Jack returns, bracingly modern
Any young string quartet that presents a complete program of music by the formidable German avant-gardist Helmut Lachenmann is, shall we say, not messing around. That was what the New York-based Jack Quartet brought to the Goethe Institute last year for a concert in the composer’s presence. On Tuesday night, the Jack returned to town, this time for a bracing performance in the sleek theater at the Institute of Contemporary Art.
The Jack lists both the Arditti and Kronos quartets among its teachers, but this program seemed distinctly in the orbit of the former group, with its fierce devotion to the legacy of the European post-war avant-garde. The program itself was a nice blending of big names and emerging ones. Bookending the evening were works by Salvatore Sciarrino and Iannis Xenakis, but everything in between was written by younger composers, several from the Boston area.
Sciarrino’s Seventh Quartet employs his signature language of instrumental wisps and sighs to eloquent and sometimes haunting effect. Coming right on its heels, Roberto Toscano’s first quartet seemed to strive for a similar theatricality of gesture, with its muted slides, ghostly trills, crushed chords, and persuasively understated final bars. By contrast, Adam Roberts’s “Tangled Symmetries’’ was a high-energy workout for string quartet, full of frenetically scurrying passagework offset by quiet moments of a tense, searching stillness.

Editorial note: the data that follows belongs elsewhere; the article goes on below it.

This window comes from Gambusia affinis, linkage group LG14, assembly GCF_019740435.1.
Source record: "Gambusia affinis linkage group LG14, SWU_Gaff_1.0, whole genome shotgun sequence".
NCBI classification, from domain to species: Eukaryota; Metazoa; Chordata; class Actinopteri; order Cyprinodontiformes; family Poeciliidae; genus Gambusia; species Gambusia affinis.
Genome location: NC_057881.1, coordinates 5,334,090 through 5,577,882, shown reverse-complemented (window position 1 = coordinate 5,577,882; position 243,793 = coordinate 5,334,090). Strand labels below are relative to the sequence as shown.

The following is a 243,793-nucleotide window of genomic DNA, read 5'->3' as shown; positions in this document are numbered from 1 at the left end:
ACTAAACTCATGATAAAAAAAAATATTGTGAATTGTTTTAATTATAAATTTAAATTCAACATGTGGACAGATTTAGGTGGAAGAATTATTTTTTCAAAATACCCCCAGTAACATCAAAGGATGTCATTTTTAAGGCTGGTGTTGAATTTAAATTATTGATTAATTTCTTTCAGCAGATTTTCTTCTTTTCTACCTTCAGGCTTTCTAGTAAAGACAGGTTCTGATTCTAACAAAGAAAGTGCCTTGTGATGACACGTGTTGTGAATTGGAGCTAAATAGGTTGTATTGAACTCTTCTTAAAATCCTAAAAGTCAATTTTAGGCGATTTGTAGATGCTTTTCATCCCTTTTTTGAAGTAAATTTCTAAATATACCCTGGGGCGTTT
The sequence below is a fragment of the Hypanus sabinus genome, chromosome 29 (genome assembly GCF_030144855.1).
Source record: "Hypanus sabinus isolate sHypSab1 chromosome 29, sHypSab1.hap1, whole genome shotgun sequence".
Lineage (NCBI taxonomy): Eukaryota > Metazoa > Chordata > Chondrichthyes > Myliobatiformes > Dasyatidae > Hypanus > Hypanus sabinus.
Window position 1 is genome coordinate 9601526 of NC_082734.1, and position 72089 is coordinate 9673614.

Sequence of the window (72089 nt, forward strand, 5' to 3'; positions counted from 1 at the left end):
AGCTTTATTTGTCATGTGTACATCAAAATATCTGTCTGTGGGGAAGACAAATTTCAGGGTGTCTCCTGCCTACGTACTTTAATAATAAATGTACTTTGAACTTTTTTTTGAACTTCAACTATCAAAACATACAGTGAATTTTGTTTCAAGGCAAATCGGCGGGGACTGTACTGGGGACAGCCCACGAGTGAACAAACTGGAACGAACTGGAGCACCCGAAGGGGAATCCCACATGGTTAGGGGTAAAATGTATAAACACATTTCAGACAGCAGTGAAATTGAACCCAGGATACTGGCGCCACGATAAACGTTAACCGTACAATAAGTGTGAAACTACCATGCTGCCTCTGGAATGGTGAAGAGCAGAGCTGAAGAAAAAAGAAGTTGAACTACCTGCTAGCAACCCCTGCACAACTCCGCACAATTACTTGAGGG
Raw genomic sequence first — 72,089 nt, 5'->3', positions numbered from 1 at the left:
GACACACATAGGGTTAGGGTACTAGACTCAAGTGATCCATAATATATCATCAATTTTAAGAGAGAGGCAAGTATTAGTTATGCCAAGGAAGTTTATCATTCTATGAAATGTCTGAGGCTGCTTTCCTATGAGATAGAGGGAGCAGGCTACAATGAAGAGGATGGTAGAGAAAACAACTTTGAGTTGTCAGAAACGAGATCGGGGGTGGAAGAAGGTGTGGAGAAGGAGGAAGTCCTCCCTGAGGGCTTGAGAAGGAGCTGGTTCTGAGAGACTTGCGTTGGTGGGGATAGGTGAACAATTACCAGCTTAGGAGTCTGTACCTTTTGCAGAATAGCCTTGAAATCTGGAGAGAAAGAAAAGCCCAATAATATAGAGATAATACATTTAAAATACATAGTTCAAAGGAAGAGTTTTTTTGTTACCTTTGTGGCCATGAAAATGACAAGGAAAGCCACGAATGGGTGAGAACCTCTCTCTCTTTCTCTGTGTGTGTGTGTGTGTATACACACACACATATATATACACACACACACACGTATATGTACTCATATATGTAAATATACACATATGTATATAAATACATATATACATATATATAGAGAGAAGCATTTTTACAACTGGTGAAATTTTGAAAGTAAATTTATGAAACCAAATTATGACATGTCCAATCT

Felipe Lara’s “Trans(late)’’ leaned on sharp attacks and various extended techniques (at one point, a rubber band on strings) to convey its expressive urgency, though not without a certain episodic quality. The spaciousness and timbral delicacy of Kota Nakamura’s “In-ei’’ made for a strong contrast, its final notes drifting off as if carried by a night wind.
The Jack’s performances throughout were precise and highly committed, but nothing quite prepared you for the explosive virtuosity in the group’s closing traversal of Xenakis’s “Tetras’’ of 1983. From its caterwauling glissandi to its pounding percussive sections, this is heady music of extreme complexity and visceral charge. At least on this occasion, it was also a vehicle for superb ensemble work from a quartet with a bright future.
Jeremy Eichler can be reached at firstname.lastname@example.org.